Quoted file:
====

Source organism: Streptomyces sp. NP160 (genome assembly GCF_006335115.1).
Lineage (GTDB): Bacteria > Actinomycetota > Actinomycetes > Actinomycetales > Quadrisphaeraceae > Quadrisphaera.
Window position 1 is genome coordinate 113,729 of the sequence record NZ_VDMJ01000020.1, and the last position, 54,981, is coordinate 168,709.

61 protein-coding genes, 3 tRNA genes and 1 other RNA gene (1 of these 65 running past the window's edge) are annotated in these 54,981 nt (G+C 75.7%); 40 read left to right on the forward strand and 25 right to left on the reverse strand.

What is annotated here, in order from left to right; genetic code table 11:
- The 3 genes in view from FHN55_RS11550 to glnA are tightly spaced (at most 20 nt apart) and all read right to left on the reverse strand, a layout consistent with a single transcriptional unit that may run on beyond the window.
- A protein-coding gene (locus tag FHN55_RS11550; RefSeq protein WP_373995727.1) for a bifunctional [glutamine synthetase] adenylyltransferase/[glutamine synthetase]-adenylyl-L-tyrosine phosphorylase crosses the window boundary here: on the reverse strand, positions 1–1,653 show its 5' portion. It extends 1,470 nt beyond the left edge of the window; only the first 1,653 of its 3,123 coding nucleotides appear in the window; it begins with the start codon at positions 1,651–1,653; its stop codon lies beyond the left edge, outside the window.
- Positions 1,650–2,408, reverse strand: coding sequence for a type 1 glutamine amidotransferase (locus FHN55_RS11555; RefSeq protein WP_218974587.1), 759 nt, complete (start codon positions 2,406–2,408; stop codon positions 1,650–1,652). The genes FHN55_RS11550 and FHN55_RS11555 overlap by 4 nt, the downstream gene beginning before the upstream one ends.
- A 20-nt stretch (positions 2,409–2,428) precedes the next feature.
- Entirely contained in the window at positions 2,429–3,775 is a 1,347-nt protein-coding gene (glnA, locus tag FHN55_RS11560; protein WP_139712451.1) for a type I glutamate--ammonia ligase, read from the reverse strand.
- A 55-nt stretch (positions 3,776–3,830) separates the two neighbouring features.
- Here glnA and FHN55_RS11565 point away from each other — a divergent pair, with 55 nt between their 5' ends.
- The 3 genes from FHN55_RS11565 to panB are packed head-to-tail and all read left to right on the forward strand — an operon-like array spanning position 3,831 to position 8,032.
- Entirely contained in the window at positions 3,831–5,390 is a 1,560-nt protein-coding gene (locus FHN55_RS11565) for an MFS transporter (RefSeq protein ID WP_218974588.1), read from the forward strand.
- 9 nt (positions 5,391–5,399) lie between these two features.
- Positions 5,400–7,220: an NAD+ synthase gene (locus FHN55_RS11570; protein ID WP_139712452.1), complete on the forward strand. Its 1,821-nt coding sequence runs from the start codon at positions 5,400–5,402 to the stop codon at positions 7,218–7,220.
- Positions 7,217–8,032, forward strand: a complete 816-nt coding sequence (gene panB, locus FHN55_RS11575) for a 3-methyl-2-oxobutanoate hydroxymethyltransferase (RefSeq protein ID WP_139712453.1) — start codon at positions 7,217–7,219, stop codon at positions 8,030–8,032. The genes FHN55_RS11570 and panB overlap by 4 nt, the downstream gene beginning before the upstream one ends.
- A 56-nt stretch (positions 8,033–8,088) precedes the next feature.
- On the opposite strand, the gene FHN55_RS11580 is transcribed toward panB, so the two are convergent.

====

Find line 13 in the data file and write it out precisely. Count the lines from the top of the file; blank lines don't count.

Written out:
- The 3 genes from FHN55_RS11565 to panB are packed head-to-tail and all read left to right on the forward strand — an operon-like array spanning position 3,831 to position 8,032.